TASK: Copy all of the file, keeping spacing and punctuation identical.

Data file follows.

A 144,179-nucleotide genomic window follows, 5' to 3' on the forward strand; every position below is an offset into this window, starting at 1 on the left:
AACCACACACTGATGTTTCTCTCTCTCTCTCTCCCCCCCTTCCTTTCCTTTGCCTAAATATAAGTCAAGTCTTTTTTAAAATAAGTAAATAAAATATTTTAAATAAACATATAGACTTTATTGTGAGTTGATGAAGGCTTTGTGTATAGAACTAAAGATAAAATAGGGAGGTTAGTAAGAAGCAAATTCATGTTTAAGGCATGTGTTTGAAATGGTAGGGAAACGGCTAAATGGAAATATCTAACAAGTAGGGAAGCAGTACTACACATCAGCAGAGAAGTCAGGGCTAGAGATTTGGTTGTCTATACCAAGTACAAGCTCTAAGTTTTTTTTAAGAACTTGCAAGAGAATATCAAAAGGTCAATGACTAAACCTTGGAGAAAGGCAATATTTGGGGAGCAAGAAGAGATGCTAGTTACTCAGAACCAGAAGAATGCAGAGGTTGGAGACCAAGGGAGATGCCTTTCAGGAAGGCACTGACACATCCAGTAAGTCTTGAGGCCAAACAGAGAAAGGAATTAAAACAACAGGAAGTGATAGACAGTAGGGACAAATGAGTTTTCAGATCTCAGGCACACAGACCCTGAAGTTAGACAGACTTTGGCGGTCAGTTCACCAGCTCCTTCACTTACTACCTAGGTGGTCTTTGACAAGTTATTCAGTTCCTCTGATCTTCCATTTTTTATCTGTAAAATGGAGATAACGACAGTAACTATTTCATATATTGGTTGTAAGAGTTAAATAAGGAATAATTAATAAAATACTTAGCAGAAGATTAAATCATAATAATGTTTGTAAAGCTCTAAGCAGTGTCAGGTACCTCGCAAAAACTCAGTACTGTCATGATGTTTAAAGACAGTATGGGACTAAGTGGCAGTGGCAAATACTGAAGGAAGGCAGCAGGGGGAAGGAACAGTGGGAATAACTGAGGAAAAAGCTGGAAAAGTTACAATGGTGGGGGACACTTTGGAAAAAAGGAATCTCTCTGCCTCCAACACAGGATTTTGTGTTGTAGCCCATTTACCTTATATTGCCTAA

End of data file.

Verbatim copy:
A 144,179-nucleotide genomic window follows, 5' to 3' on the forward strand; every position below is an offset into this window, starting at 1 on the left:
AACCACACACTGATGTTTCTCTCTCTCTCTCTCCCCCCCTTCCTTTCCTTTGCCTAAATATAAGTCAAGTCTTTTTTAAAATAAGTAAATAAAATATTTTAAATAAACATATAGACTTTATTGTGAGTTGATGAAGGCTTTGTGTATAGAACTAAAGATAAAATAGGGAGGTTAGTAAGAAGCAAATTCATGTTTAAGGCATGTGTTTGAAATGGTAGGGAAACGGCTAAATGGAAATATCTAACAAGTAGGGAAGCAGTACTACACATCAGCAGAGAAGTCAGGGCTAGAGATTTGGTTGTCTATACCAAGTACAAGCTCTAAGTTTTTTTTAAGAACTTGCAAGAGAATATCAAAAGGTCAATGACTAAACCTTGGAGAAAGGCAATATTTGGGGAGCAAGAAGAGATGCTAGTTACTCAGAACCAGAAGAATGCAGAGGTTGGAGACCAAGGGAGATGCCTTTCAGGAAGGCACTGACACATCCAGTAAGTCTTGAGGCCAAACAGAGAAAGGAATTAAAACAACAGGAAGTGATAGACAGTAGGGACAAATGAGTTTTCAGATCTCAGGCACACAGACCCTGAAGTTAGACAGACTTTGGCGGTCAGTTCACCAGCTCCTTCACTTACTACCTAGGTGGTCTTTGACAAGTTATTCAGTTCCTCTGATCTTCCATTTTTTATCTGTAAAATGGAGATAACGACAGTAACTATTTCATATATTGGTTGTAAGAGTTAAATAAGGAATAATTAATAAAATACTTAGCAGAAGATTAAATCATAATAATGTTTGTAAAGCTCTAAGCAGTGTCAGGTACCTCGCAAAAACTCAGTACTGTCATGATGTTTAAAGACAGTATGGGACTAAGTGGCAGTGGCAAATACTGAAGGAAGGCAGCAGGGGGAAGGAACAGTGGGAATAACTGAGGAAAAAGCTGGAAAAGTTACAATGGTGGGGGACACTTTGGAAAAAAGGAATCTCTCTGCCTCCAACACAGGATTTTGTGTTGTAGCCCATTTACCTTATATTGCCTAA